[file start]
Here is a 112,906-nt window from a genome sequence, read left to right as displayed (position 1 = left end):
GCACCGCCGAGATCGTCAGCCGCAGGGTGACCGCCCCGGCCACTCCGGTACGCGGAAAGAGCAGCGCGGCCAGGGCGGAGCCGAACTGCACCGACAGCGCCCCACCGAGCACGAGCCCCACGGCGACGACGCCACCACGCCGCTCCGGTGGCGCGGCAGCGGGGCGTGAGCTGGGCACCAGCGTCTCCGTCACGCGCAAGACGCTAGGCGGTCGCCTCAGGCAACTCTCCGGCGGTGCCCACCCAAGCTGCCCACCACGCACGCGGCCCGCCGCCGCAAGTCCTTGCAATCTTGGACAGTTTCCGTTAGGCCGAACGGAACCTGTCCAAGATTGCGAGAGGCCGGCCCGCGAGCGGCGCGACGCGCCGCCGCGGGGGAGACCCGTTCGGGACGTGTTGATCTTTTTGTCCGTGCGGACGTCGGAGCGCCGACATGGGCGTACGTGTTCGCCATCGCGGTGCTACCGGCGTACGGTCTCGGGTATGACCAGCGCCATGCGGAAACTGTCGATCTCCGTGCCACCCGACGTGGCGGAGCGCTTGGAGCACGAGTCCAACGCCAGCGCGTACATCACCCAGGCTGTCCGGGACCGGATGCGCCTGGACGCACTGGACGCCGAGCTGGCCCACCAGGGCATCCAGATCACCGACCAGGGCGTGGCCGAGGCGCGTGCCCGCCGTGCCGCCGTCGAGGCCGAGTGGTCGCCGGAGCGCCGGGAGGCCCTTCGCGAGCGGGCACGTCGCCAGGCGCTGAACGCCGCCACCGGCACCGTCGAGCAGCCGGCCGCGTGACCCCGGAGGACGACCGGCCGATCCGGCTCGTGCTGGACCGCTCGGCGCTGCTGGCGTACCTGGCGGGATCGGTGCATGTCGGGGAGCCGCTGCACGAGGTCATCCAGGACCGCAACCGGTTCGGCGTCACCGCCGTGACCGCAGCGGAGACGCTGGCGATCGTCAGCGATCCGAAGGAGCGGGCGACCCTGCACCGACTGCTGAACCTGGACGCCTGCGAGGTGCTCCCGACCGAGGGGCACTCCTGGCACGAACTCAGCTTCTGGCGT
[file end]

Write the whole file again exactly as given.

Here is a 112,906-nt window from a genome sequence, read left to right as displayed (position 1 = left end):
GCACCGCCGAGATCGTCAGCCGCAGGGTGACCGCCCCGGCCACTCCGGTACGCGGAAAGAGCAGCGCGGCCAGGGCGGAGCCGAACTGCACCGACAGCGCCCCACCGAGCACGAGCCCCACGGCGACGACGCCACCACGCCGCTCCGGTGGCGCGGCAGCGGGGCGTGAGCTGGGCACCAGCGTCTCCGTCACGCGCAAGACGCTAGGCGGTCGCCTCAGGCAACTCTCCGGCGGTGCCCACCCAAGCTGCCCACCACGCACGCGGCCCGCCGCCGCAAGTCCTTGCAATCTTGGACAGTTTCCGTTAGGCCGAACGGAACCTGTCCAAGATTGCGAGAGGCCGGCCCGCGAGCGGCGCGACGCGCCGCCGCGGGGGAGACCCGTTCGGGACGTGTTGATCTTTTTGTCCGTGCGGACGTCGGAGCGCCGACATGGGCGTACGTGTTCGCCATCGCGGTGCTACCGGCGTACGGTCTCGGGTATGACCAGCGCCATGCGGAAACTGTCGATCTCCGTGCCACCCGACGTGGCGGAGCGCTTGGAGCACGAGTCCAACGCCAGCGCGTACATCACCCAGGCTGTCCGGGACCGGATGCGCCTGGACGCACTGGACGCCGAGCTGGCCCACCAGGGCATCCAGATCACCGACCAGGGCGTGGCCGAGGCGCGTGCCCGCCGTGCCGCCGTCGAGGCCGAGTGGTCGCCGGAGCGCCGGGAGGCCCTTCGCGAGCGGGCACGTCGCCAGGCGCTGAACGCCGCCACCGGCACCGTCGAGCAGCCGGCCGCGTGACCCCGGAGGACGACCGGCCGATCCGGCTCGTGCTGGACCGCTCGGCGCTGCTGGCGTACCTGGCGGGATCGGTGCATGTCGGGGAGCCGCTGCACGAGGTCATCCAGGACCGCAACCGGTTCGGCGTCACCGCCGTGACCGCAGCGGAGACGCTGGCGATCGTCAGCGATCCGAAGGAGCGGGCGACCCTGCACCGACTGCTGAACCTGGACGCCTGCGAGGTGCTCCCGACCGAGGGGCACTCCTGGCACGAACTCAGCTTCTGGCGT